Unrecognized myocardial infarction: The association with cardiopulmonary symptoms and mortality is mediated via echocardiographic abnormalities of global dysfunction instead of regional dysfunction: The Olmsted County Heart Function Study

Khawaja Afzal Ammar, Ravindrakumar Makwana, Margaret May Redfield, Jan A. Kors, John C Jr. Burnett, Richard J. Rodeheffer

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Abstract

Background: There are very few data describing the association of electrocardiogram-based unrecognized myocardial infarction (ECG-UMI) with nonanginal cardiopulmonary symptoms, echocardiographic abnormalities, and mortality in the community. Methods: We studied 2042 Olmsted County residents, who were randomly selected and aged ≥45 years, by a survey questionnaire for symptoms, echocardiogram for structural abnormalities, and a 5-year follow-up for all-cause mortality. Unrecognized myocardial infarctions (n = 81) were diagnosed if ECG-based myocardial infarction (MI) criteria were met without the history of a documented recognized MI. Results: In UMI versus no MI controls, the prevalence (%) of dyspnea on exertion (49 vs 29), orthopnea (6 vs 4), palpitations (20 vs 15), and history of fluid overload (6 vs 1) was significantly higher (P < .05). The associations of exertional dyspnea and history of fluid overload with UMI were independent of age, sex, and pulmonary disease but had a significant reduction in their magnitude after adjusting for global dysfunction (diastolic or systolic dysfunction). All the 4 symptoms were associated with increased risk of mortality (hazard ratios ranging from 2.3 to 9.1, P < .0001), which was meaningfully attenuated by adjusting for ECG-UMI status. Global ventricular dysfunction had a more significant impact on this association than regional ventricular dysfunction (wall motion abnormalities). Conclusions: The increased risk of mortality associated with symptoms is at least in part mediated via ECG-UMI. Structural abnormalities of global dysfunction play a greater role in mediating this risk than regional dysfunction, challenging the current clinical practice of calling an ECG-based MI false positive in symptomatic adults in the absence of wall motion abnormalities.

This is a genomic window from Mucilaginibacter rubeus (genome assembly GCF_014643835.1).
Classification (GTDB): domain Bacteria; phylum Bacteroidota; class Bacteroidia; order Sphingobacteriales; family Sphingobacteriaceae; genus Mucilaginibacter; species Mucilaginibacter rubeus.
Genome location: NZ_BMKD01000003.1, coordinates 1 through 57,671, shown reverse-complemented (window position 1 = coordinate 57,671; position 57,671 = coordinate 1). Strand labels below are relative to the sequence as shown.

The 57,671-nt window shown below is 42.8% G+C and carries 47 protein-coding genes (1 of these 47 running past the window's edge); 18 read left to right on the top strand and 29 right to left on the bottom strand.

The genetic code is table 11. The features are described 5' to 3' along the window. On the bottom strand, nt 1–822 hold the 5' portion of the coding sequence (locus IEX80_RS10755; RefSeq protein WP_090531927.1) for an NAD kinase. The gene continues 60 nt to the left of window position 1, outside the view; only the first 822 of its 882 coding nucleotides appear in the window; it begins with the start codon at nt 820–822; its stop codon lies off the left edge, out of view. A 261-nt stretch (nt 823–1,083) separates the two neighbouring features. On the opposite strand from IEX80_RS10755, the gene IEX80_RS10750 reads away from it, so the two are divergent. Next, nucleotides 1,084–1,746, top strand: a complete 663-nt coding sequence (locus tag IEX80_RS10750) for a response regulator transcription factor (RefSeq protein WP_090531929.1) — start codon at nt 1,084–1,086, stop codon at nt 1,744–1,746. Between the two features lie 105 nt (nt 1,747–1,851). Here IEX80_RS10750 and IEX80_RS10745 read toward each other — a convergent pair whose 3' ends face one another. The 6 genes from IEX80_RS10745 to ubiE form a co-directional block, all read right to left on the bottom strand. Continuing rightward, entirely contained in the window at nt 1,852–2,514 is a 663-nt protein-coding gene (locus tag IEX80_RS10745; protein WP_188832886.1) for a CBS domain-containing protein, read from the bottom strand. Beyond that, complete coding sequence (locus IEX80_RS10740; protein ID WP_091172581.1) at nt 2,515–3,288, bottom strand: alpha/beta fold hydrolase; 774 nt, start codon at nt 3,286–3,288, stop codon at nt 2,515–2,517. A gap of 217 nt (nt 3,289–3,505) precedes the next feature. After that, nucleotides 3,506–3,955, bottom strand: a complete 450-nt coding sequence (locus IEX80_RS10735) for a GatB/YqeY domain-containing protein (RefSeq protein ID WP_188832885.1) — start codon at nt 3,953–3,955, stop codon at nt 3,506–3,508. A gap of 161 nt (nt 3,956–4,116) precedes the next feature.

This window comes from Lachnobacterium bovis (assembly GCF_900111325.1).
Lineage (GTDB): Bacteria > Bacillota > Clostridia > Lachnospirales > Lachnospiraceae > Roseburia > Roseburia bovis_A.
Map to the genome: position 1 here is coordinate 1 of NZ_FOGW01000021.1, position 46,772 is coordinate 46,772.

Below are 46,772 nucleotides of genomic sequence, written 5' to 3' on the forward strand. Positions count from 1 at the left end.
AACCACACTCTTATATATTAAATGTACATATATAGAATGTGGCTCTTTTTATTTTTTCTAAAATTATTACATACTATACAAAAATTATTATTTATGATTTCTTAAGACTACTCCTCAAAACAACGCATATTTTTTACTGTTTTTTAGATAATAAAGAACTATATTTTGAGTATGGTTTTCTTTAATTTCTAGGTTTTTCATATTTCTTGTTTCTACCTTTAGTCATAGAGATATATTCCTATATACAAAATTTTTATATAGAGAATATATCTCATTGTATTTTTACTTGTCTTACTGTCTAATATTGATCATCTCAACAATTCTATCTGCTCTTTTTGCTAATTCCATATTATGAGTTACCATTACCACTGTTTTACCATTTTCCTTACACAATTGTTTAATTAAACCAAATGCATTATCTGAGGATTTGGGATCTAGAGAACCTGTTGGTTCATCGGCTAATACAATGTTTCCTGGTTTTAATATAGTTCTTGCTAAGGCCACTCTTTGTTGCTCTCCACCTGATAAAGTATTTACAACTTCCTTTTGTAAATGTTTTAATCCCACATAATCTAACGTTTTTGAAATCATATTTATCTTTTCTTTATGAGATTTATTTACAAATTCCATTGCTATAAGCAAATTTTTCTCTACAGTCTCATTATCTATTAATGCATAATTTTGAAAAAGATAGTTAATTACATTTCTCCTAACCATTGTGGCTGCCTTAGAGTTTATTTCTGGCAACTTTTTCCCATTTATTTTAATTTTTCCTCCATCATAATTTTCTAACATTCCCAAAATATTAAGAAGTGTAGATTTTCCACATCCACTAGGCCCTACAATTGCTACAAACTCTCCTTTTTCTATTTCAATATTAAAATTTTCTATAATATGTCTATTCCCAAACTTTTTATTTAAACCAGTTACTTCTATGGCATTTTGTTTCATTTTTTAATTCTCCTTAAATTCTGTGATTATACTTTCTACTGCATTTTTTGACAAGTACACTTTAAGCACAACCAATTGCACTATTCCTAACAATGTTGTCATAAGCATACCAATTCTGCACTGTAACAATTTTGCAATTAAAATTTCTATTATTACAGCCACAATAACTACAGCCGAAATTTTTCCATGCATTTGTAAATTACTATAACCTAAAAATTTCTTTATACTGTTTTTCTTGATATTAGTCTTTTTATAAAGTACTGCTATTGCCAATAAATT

Original languageEnglish (US)
Pages (from-to)799-805
Number of pages7
JournalAmerican Heart Journal
Volume151
Issue number4
DOIs
StatePublished - Apr 2006

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Myocardial Infarction
Mortality
Electrocardiography
Ventricular Dysfunction
Dyspnea
Lung Diseases
History

ASJC Scopus subject areas

  • Cardiology and Cardiovascular Medicine

Cite this

@article{abf816b2a5a74ef4bc2502111c4209b2,
title = "Unrecognized myocardial infarction: The association with cardiopulmonary symptoms and mortality is mediated via echocardiographic abnormalities of global dysfunction instead of regional dysfunction: The Olmsted County Heart Function Study",